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Turtle/Tortoise/Terrapin Fun Facts

Turtle

Turtles live mainly in water. Tortoises live mainly on land. Terrapins live in water and on land. The three names are often substituted for each other. On this website, our reference to turtles includes all three (turtles, tortoises, and terrapins).

General Turtle Facts

There are about 250 species of turtles.

Some turtles can live up to 150 years or more (which means information given in Finding Nemo about turtles is accurate).

The largest turtle is the leatherback turtle: shell length is 8 feet long; it weighs about 1,800 pounds.

Though turtles are very slow on land (0.1 to 0.5 mph), leatherback turtles can swim at 22 mph.

Some turtles can dive 3,000 feet below water surface.

A turtle shell (made up of 60 bones) is attached to its spine—the reason why turtles can feel pain through their shell.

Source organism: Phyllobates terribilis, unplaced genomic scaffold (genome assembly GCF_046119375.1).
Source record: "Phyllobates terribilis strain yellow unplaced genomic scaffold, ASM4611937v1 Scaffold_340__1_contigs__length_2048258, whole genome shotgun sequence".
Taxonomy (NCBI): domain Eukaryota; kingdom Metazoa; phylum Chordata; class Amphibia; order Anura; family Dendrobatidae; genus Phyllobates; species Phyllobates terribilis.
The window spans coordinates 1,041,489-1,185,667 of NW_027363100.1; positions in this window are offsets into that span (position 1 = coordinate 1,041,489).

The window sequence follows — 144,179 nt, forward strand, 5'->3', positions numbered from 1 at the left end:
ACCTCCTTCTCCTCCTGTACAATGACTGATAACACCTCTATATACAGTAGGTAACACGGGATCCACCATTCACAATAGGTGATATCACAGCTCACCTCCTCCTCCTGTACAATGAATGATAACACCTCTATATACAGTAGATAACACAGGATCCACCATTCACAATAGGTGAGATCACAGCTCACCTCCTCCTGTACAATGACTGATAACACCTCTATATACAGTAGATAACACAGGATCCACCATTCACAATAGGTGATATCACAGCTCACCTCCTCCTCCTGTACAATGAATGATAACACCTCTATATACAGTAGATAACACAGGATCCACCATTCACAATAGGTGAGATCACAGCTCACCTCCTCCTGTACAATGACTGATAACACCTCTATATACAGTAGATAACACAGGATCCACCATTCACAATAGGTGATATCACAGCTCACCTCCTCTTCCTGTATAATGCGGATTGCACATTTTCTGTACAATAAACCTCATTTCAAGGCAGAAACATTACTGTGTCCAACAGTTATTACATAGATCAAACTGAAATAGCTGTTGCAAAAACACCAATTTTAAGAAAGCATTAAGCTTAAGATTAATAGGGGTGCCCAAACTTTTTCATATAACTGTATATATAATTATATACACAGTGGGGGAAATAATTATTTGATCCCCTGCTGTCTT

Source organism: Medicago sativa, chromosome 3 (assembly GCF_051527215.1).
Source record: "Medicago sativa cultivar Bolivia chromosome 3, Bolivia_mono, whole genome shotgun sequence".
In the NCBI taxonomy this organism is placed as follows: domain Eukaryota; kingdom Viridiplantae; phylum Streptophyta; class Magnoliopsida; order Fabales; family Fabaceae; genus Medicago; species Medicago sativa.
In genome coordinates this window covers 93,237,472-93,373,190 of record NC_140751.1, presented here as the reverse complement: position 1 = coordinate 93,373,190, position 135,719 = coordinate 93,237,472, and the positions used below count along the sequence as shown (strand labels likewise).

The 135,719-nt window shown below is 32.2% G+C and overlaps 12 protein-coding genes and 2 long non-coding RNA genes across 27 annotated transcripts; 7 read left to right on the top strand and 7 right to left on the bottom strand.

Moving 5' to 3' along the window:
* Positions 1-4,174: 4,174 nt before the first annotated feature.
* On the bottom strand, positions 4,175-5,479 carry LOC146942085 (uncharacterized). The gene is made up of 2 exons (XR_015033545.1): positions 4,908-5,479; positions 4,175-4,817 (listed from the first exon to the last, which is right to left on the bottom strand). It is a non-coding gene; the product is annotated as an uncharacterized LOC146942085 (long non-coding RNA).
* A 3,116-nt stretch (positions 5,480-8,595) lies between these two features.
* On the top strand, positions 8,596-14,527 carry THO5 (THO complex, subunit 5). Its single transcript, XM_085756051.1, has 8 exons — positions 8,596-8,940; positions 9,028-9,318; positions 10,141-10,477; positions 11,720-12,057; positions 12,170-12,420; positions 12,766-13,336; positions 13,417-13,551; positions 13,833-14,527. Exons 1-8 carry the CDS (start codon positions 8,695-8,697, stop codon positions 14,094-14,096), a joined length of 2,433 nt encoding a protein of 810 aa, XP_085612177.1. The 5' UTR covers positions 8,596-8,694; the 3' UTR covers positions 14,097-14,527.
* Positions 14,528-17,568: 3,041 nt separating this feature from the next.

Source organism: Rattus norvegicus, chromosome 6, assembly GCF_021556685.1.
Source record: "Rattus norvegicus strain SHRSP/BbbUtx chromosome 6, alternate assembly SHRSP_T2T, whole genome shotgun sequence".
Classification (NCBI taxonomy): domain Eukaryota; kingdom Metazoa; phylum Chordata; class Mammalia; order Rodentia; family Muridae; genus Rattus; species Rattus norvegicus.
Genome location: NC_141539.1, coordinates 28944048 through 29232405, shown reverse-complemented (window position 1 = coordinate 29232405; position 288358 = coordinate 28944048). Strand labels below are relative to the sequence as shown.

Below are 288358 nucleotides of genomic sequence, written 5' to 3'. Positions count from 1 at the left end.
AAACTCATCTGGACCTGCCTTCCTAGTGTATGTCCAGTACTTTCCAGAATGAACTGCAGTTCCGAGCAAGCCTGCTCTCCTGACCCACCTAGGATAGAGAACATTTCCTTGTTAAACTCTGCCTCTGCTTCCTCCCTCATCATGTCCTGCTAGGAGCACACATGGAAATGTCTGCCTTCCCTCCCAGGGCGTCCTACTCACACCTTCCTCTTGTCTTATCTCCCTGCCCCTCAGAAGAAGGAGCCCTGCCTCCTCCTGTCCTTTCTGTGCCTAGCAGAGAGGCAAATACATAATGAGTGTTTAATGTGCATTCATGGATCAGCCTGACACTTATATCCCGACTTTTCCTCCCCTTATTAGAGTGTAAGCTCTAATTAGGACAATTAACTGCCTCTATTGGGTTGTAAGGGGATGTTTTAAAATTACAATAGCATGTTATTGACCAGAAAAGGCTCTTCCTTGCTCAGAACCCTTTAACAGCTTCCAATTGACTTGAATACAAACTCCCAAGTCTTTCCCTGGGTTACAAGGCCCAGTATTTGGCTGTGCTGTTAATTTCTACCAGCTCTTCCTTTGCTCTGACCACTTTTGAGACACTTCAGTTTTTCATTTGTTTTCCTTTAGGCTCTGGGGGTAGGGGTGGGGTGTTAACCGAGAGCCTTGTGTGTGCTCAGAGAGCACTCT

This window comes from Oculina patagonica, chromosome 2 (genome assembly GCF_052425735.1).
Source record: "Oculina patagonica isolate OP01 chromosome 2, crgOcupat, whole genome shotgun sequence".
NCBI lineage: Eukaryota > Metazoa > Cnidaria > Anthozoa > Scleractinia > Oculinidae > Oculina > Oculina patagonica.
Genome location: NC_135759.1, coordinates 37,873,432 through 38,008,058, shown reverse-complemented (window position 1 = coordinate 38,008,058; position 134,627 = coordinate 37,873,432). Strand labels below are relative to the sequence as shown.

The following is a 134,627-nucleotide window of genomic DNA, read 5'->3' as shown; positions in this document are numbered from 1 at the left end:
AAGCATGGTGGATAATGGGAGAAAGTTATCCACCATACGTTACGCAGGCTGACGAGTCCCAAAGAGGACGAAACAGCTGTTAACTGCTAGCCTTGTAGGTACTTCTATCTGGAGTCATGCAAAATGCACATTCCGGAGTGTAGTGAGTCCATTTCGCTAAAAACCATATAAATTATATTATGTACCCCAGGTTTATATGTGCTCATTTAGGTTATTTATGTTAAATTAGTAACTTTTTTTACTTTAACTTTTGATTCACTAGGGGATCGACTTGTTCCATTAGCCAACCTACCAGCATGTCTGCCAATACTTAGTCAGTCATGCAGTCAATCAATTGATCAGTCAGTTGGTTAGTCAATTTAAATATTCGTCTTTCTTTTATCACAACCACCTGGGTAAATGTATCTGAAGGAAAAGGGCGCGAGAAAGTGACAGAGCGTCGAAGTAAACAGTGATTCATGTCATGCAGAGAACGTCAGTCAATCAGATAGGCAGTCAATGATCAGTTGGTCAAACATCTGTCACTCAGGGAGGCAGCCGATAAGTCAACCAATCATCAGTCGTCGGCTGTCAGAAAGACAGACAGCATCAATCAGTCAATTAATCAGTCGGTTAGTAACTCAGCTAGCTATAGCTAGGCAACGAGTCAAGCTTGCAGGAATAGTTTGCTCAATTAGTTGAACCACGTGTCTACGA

Turtles do not have ears to hear—they only feel vibrations. However, their sense of smell is strong.

Airplanes in America collide with an average of 4 turtles a year on runways (according to federal records).

Turtle

Migration Mystery

Turtles migrate thousands of miles traveling under water, and are able to return to the same exact spot from where they took off. Same as in bird migrations, scientists have not been able so far to figure out scientifically how birds and turtles are able to locate very precise geographic locations thousands of miles apart.

Easy Job for Mothers

Turtles lay eggs under sand or soil and leave to never see them again. Baby turtles break their eggs with an egg tooth and are on their own to survive. Some hatchlings come out with a yolk sack that contains nourishments for a few days before they are completely on their own.